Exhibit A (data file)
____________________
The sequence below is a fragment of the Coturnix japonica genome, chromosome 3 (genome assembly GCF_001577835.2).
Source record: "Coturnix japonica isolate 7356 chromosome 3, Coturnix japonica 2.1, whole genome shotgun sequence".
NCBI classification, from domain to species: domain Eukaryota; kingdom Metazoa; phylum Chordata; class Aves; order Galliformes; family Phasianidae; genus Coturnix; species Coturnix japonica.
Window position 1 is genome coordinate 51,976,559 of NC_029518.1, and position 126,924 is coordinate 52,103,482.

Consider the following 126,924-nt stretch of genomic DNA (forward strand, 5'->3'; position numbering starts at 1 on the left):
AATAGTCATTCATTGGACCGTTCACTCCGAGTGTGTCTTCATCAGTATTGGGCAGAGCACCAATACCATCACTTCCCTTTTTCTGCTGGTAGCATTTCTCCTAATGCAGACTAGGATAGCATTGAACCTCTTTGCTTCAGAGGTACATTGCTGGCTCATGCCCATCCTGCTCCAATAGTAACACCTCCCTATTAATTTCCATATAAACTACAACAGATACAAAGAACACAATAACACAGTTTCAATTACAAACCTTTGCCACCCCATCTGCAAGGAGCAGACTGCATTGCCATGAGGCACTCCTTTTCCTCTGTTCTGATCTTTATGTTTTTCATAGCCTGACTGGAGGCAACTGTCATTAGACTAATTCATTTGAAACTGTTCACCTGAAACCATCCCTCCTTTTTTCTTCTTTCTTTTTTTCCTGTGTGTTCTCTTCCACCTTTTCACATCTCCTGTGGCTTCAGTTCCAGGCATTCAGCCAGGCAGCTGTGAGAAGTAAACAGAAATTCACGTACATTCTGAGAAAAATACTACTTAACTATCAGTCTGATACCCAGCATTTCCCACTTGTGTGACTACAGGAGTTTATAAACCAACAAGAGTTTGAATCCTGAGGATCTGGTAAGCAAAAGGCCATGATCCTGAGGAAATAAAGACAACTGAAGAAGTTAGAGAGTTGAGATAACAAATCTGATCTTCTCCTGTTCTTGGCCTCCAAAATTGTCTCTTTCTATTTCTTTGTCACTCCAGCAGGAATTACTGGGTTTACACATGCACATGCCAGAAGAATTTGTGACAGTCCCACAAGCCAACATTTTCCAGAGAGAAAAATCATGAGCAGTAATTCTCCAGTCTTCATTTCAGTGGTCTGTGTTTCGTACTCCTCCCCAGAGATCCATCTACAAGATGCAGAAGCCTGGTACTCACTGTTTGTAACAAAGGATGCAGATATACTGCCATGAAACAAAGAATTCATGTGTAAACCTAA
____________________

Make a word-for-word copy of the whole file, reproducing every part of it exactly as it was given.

The sequence below is a fragment of the Coturnix japonica genome, chromosome 3 (genome assembly GCF_001577835.2).
Source record: "Coturnix japonica isolate 7356 chromosome 3, Coturnix japonica 2.1, whole genome shotgun sequence".
NCBI classification, from domain to species: domain Eukaryota; kingdom Metazoa; phylum Chordata; class Aves; order Galliformes; family Phasianidae; genus Coturnix; species Coturnix japonica.
Window position 1 is genome coordinate 51,976,559 of NC_029518.1, and position 126,924 is coordinate 52,103,482.

Consider the following 126,924-nt stretch of genomic DNA (forward strand, 5'->3'; position numbering starts at 1 on the left):
AATAGTCATTCATTGGACCGTTCACTCCGAGTGTGTCTTCATCAGTATTGGGCAGAGCACCAATACCATCACTTCCCTTTTTCTGCTGGTAGCATTTCTCCTAATGCAGACTAGGATAGCATTGAACCTCTTTGCTTCAGAGGTACATTGCTGGCTCATGCCCATCCTGCTCCAATAGTAACACCTCCCTATTAATTTCCATATAAACTACAACAGATACAAAGAACACAATAACACAGTTTCAATTACAAACCTTTGCCACCCCATCTGCAAGGAGCAGACTGCATTGCCATGAGGCACTCCTTTTCCTCTGTTCTGATCTTTATGTTTTTCATAGCCTGACTGGAGGCAACTGTCATTAGACTAATTCATTTGAAACTGTTCACCTGAAACCATCCCTCCTTTTTTCTTCTTTCTTTTTTTCCTGTGTGTTCTCTTCCACCTTTTCACATCTCCTGTGGCTTCAGTTCCAGGCATTCAGCCAGGCAGCTGTGAGAAGTAAACAGAAATTCACGTACATTCTGAGAAAAATACTACTTAACTATCAGTCTGATACCCAGCATTTCCCACTTGTGTGACTACAGGAGTTTATAAACCAACAAGAGTTTGAATCCTGAGGATCTGGTAAGCAAAAGGCCATGATCCTGAGGAAATAAAGACAACTGAAGAAGTTAGAGAGTTGAGATAACAAATCTGATCTTCTCCTGTTCTTGGCCTCCAAAATTGTCTCTTTCTATTTCTTTGTCACTCCAGCAGGAATTACTGGGTTTACACATGCACATGCCAGAAGAATTTGTGACAGTCCCACAAGCCAACATTTTCCAGAGAGAAAAATCATGAGCAGTAATTCTCCAGTCTTCATTTCAGTGGTCTGTGTTTCGTACTCCTCCCCAGAGATCCATCTACAAGATGCAGAAGCCTGGTACTCACTGTTTGTAACAAAGGATGCAGATATACTGCCATGAAACAAAGAATTCATGTGTAAACCTAA